It’s a ridiculous scenario that paints a vivid picture of what kind of man Luke Cage is.

7) The Avengers #89-97 (by Roy Thomas, Sal Buscema, Neal Adams, and John Buscema)

The Kree-Skrull War makes a great bridge from Marvel’s Silver Age to its future. It’s a sprawling epic, at different times both micro and macro in scale, one that draws inspiration from recent real-world history as well as Marvel history. There’s a thinly veiled McCarthy figure over here and an android in love over there, plus a loose end from an old Fantastic Four story tied up for good measure—all that and more inside the framework of an interplanetary conflict, with Earth caught in the middle.

If anything, there’s too much going on, so much so that the Avengers themselves nearly get lost in the shuffle sometimes, but part of the charm is the unbridled imagination at play as Marvel breaks into new storytelling possibilities while respecting what has come before.

6) The Amazing Spider-Man #96-98 (by Stan Lee and and Gil Kane)

Spidey fights drugs! The storyline’s main claim to fame is defying the Comics Code Authority to actually show drug use rather than just preaching against it. There’s still some preaching within, but the showing bolsters the message. And by weaving the message into exciting superhero action and relationship drama, Stan Lee elevates these issues into a classic.

The Green Goblin remains Spidey’s most compelling villain of the era. His knowledge of Spider-Man’s secret identity raises the stakes, and the fact that he’s the father of Peter’s best friend adds another layer of tension and gives Spidey the opportunity to appeal to the humanity beneath the garish mask.

5) Doctor Strange #1-2, 4-5 (by Steve Englehart and Frank Brunner)

An anti-magic zealot stabs Doctor Strange in the back and kills him. Or does he? Strange’s attempt to flee death itself plunges him into a surreal odyssey through “unreality.” He’s dying, and nothing makes sense anymore, as a guest appearance by the Alice in Wonderland caterpillar makes abundantly clear (or unclear?).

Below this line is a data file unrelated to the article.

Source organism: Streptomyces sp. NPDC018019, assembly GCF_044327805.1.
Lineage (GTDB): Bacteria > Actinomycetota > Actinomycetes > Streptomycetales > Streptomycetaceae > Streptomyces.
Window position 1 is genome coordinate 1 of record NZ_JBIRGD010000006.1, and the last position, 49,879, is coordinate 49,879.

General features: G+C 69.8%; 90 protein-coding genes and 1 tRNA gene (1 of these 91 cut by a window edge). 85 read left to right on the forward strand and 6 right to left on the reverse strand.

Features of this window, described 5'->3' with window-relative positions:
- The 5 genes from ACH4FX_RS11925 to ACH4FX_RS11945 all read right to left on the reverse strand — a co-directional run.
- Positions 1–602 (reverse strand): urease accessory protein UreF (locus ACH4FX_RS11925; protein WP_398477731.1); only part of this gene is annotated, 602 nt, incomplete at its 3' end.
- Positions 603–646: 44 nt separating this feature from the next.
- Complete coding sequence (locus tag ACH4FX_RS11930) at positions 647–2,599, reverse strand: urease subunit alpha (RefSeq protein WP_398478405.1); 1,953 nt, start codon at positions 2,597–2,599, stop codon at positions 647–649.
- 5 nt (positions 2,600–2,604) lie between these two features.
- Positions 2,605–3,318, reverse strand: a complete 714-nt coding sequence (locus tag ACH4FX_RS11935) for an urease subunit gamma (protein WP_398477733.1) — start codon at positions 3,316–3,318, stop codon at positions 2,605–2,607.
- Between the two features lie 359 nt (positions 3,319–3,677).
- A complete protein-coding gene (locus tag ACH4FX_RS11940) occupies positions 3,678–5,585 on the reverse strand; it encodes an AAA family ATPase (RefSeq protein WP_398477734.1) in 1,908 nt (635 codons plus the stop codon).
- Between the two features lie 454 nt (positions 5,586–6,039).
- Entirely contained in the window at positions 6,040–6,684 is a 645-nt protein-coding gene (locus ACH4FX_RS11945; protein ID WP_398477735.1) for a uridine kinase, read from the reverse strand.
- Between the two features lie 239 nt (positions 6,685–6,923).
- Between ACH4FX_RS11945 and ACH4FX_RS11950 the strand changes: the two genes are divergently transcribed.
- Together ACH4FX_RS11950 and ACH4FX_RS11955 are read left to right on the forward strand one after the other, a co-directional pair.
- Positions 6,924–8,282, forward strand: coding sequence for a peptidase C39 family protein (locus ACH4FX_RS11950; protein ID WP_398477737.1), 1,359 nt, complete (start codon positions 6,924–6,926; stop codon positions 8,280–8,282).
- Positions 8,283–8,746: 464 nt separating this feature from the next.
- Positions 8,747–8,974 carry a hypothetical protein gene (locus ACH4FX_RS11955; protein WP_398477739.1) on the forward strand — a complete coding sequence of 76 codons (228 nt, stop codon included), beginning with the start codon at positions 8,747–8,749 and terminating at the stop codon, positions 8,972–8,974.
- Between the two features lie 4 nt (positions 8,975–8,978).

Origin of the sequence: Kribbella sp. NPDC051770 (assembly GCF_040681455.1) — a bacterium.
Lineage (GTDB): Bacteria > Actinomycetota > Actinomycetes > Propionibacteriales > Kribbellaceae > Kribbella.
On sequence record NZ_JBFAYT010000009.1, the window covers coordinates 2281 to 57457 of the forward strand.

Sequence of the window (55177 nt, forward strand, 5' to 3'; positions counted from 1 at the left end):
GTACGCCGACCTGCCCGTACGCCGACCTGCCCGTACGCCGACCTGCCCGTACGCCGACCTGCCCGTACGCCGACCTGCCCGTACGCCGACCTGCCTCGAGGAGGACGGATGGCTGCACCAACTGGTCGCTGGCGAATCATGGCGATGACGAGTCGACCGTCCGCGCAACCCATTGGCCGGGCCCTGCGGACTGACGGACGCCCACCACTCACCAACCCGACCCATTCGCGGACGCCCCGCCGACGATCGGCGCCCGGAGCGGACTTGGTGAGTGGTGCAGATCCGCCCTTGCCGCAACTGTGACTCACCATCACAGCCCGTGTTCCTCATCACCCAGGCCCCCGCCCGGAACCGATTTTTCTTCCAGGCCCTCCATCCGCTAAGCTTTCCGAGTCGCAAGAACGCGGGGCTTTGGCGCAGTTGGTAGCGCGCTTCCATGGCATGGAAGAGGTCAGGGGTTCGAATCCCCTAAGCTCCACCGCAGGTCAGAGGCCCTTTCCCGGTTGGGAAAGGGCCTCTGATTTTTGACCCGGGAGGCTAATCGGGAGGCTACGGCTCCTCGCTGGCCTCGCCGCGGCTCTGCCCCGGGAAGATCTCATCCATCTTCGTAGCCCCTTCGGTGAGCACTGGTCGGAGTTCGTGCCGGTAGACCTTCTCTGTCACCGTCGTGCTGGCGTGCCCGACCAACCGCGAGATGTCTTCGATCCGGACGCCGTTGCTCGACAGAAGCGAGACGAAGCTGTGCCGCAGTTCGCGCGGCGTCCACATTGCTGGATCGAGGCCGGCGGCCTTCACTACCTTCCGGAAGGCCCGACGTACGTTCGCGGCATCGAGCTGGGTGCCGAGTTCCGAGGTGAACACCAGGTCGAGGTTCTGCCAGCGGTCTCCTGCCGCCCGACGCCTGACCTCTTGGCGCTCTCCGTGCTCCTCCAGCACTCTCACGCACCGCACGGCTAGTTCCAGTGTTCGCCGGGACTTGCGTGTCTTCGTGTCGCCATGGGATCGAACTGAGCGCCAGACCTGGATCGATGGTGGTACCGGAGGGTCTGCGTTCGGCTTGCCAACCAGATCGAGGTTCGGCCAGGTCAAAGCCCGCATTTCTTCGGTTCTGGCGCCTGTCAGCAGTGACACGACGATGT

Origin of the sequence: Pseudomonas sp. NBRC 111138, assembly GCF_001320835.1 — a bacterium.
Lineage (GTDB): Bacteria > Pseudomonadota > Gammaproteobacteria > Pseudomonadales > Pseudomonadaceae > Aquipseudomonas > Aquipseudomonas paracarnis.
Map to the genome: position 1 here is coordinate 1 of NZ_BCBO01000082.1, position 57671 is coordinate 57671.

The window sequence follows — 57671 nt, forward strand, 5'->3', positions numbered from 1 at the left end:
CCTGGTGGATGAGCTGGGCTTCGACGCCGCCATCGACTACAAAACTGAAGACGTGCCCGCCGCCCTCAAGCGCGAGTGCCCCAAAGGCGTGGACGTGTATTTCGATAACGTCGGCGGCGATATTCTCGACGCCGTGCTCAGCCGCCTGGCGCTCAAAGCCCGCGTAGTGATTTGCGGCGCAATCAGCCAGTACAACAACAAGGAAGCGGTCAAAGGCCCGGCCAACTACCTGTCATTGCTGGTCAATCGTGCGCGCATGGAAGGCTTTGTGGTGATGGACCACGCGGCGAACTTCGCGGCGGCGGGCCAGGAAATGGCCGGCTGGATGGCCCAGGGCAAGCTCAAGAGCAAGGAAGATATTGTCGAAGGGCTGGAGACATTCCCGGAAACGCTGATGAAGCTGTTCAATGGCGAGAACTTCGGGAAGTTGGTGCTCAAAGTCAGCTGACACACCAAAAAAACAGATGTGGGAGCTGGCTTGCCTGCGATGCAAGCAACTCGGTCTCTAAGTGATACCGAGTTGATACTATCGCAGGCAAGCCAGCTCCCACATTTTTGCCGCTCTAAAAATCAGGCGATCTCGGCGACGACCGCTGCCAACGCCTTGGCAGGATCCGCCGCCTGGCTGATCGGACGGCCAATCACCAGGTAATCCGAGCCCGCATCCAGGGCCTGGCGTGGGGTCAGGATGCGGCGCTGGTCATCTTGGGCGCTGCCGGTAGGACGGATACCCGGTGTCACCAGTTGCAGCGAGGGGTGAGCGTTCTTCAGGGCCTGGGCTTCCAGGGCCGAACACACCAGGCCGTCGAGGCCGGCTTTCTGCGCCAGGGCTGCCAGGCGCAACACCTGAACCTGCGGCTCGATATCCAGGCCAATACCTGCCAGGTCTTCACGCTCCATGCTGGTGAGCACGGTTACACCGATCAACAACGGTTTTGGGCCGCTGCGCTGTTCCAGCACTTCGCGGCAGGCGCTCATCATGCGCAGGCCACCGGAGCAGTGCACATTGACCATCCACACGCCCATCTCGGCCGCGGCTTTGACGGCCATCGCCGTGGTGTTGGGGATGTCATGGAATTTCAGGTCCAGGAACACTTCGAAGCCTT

What starts as a struggle for survival takes on greater meaning, as Strange learns it’s not enough to merely continue living. To beat death, he must conquer his own fear of death. Death is inescapable, after all. And as Strange conquers this fear, the story highlights the distinction between knowledge and wisdom. This is Doctor Strange as it should be—juggling big ideas and memorably weird visuals.

(Issue #3 omitted since it’s mostly a reprint.)

4) Captain America #153-156 (by Steve Englehart and Sal Buscema)

Captain America vs. … Captain America? Marvel had previously attempted to resuscitate the character of Captain America (with sidekick Bucky) in the 1950s. It didn’t work out nearly as well as the next such attempt in the ’60s.

And out of this piece of Marvel trivia, writer Steve Englehart manages to simultaneously turn forgotten stories into canon and confront Captain America with his own potential dark side. Cap sees himself as he might have been—so consumed with blind patriotism that he descends into bigotry and madness.

Recasting the 1950s Captain America as a failed successor may be a retcon, but it’s a retcon with a purpose, one that shows just how exceptional the real Captain America is.

3) Captain Marvel #25-33, The Avengers #125 (by Jim Starlin and friends)

This wasn’t the first Thanos story, but it was the first Thanos epic and the first time he used a supremely powerful artifact to attain godhood. This also happens to be the best the original Captain Marvel series ever got.